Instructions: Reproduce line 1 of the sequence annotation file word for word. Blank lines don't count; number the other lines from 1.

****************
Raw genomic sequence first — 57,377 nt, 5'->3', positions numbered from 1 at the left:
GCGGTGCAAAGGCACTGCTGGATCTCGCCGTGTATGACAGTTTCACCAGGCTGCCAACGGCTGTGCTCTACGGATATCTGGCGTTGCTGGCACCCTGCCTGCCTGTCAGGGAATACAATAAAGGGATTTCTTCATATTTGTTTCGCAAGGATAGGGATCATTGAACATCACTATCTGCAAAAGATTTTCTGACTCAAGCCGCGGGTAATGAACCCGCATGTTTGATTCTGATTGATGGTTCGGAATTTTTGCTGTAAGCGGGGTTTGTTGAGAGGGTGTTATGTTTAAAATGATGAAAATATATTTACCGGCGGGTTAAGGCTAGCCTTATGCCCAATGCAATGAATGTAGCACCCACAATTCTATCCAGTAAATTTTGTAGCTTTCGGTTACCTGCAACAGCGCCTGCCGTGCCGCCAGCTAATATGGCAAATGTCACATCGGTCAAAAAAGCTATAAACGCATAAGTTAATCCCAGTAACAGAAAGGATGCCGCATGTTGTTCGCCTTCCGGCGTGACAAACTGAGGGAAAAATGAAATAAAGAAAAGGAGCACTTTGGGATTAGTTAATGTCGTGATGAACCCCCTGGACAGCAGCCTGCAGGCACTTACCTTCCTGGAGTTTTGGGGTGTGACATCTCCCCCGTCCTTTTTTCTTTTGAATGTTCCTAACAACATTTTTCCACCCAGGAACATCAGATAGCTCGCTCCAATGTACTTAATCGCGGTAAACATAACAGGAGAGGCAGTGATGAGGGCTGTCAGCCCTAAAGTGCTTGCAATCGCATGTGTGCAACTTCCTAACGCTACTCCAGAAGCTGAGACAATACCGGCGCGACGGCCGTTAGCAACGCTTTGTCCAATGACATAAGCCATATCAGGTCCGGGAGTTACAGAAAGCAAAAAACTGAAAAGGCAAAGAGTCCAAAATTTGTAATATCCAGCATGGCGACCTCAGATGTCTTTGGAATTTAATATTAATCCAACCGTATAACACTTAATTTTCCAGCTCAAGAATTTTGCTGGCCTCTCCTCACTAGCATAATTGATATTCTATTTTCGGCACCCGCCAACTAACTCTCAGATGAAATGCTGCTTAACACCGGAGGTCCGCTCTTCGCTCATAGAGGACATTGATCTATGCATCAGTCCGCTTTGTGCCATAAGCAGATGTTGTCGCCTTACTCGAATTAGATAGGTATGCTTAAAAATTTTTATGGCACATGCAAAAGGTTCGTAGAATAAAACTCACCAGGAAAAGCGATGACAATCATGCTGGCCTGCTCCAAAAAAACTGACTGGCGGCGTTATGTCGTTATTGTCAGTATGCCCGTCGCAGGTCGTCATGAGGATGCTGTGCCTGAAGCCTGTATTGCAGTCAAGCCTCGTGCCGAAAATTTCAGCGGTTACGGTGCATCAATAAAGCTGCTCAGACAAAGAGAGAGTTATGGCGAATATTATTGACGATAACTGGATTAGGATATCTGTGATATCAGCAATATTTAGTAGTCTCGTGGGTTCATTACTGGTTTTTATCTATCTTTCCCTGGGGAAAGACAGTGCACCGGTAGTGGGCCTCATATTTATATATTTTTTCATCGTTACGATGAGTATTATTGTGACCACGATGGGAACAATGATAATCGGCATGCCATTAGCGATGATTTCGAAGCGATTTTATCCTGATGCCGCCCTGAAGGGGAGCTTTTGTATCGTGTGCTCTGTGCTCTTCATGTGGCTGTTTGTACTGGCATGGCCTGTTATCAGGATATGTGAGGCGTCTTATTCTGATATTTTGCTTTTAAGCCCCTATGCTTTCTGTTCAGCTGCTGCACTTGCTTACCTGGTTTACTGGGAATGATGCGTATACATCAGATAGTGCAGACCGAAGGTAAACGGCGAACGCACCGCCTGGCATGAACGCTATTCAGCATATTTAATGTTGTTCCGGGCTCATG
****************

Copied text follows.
Raw genomic sequence first — 57,377 nt, 5'->3', positions numbered from 1 at the left: